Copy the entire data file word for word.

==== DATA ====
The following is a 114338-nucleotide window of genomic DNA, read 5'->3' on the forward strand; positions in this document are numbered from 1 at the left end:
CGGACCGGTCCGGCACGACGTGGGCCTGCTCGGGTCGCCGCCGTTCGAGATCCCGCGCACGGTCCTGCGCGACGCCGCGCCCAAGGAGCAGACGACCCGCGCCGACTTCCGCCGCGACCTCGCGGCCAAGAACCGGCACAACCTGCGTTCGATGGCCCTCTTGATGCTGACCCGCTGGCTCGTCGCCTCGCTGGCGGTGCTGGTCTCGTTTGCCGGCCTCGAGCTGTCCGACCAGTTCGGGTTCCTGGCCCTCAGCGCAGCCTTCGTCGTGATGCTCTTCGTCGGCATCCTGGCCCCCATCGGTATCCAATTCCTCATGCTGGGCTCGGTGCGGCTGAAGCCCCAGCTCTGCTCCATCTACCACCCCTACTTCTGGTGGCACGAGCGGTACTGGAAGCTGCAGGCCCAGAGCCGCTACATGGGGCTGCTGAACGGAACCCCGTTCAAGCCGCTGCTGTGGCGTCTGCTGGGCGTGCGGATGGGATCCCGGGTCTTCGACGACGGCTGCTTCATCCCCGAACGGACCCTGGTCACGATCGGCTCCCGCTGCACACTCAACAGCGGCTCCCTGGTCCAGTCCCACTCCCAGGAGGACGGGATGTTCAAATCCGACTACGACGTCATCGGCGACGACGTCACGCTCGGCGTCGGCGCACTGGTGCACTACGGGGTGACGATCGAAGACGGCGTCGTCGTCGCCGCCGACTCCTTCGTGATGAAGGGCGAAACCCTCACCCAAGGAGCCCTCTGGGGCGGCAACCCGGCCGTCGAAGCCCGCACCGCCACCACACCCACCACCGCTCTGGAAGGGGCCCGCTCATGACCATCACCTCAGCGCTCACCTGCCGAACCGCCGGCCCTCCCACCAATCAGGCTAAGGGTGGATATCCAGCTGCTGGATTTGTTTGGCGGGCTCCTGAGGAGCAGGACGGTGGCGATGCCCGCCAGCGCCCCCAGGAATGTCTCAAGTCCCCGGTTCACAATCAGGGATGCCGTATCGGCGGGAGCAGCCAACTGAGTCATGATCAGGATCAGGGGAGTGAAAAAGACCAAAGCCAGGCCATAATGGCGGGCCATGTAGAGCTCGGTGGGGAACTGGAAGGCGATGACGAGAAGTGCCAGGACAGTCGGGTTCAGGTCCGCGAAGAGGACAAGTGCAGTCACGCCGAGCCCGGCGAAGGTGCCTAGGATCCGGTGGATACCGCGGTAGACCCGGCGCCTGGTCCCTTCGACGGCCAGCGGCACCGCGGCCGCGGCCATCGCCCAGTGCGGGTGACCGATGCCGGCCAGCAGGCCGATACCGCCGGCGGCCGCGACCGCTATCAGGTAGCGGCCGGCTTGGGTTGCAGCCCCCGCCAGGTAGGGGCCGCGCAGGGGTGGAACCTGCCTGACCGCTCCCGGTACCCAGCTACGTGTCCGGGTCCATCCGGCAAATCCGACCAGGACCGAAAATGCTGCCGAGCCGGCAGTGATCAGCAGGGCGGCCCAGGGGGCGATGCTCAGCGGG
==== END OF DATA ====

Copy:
The following is a 114338-nucleotide window of genomic DNA, read 5'->3' on the forward strand; positions in this document are numbered from 1 at the left end:
CGGACCGGTCCGGCACGACGTGGGCCTGCTCGGGTCGCCGCCGTTCGAGATCCCGCGCACGGTCCTGCGCGACGCCGCGCCCAAGGAGCAGACGACCCGCGCCGACTTCCGCCGCGACCTCGCGGCCAAGAACCGGCACAACCTGCGTTCGATGGCCCTCTTGATGCTGACCCGCTGGCTCGTCGCCTCGCTGGCGGTGCTGGTCTCGTTTGCCGGCCTCGAGCTGTCCGACCAGTTCGGGTTCCTGGCCCTCAGCGCAGCCTTCGTCGTGATGCTCTTCGTCGGCATCCTGGCCCCCATCGGTATCCAATTCCTCATGCTGGGCTCGGTGCGGCTGAAGCCCCAGCTCTGCTCCATCTACCACCCCTACTTCTGGTGGCACGAGCGGTACTGGAAGCTGCAGGCCCAGAGCCGCTACATGGGGCTGCTGAACGGAACCCCGTTCAAGCCGCTGCTGTGGCGTCTGCTGGGCGTGCGGATGGGATCCCGGGTCTTCGACGACGGCTGCTTCATCCCCGAACGGACCCTGGTCACGATCGGCTCCCGCTGCACACTCAACAGCGGCTCCCTGGTCCAGTCCCACTCCCAGGAGGACGGGATGTTCAAATCCGACTACGACGTCATCGGCGACGACGTCACGCTCGGCGTCGGCGCACTGGTGCACTACGGGGTGACGATCGAAGACGGCGTCGTCGTCGCCGCCGACTCCTTCGTGATGAAGGGCGAAACCCTCACCCAAGGAGCCCTCTGGGGCGGCAACCCGGCCGTCGAAGCCCGCACCGCCACCACACCCACCACCGCTCTGGAAGGGGCCCGCTCATGACCATCACCTCAGCGCTCACCTGCCGAACCGCCGGCCCTCCCACCAATCAGGCTAAGGGTGGATATCCAGCTGCTGGATTTGTTTGGCGGGCTCCTGAGGAGCAGGACGGTGGCGATGCCCGCCAGCGCCCCCAGGAATGTCTCAAGTCCCCGGTTCACAATCAGGGATGCCGTATCGGCGGGAGCAGCCAACTGAGTCATGATCAGGATCAGGGGAGTGAAAAAGACCAAAGCCAGGCCATAATGGCGGGCCATGTAGAGCTCGGTGGGGAACTGGAAGGCGATGACGAGAAGTGCCAGGACAGTCGGGTTCAGGTCCGCGAAGAGGACAAGTGCAGTCACGCCGAGCCCGGCGAAGGTGCCTAGGATCCGGTGGATACCGCGGTAGACCCGGCGCCTGGTCCCTTCGACGGCCAGCGGCACCGCGGCCGCGGCCATCGCCCAGTGCGGGTGACCGATGCCGGCCAGCAGGCCGATACCGCCGGCGGCCGCGACCGCTATCAGGTAGCGGCCGGCTTGGGTTGCAGCCCCCGCCAGGTAGGGGCCGCGCAGGGGTGGAACCTGCCTGACCGCTCCCGGTACCCAGCTACGTGTCCGGGTCCATCCGGCAAATCCGACCAGGACCGAAAATGCTGCCGAGCCGGCAGTGATCAGCAGGGCGGCCCAGGGGGCGATGCTCAGCGGG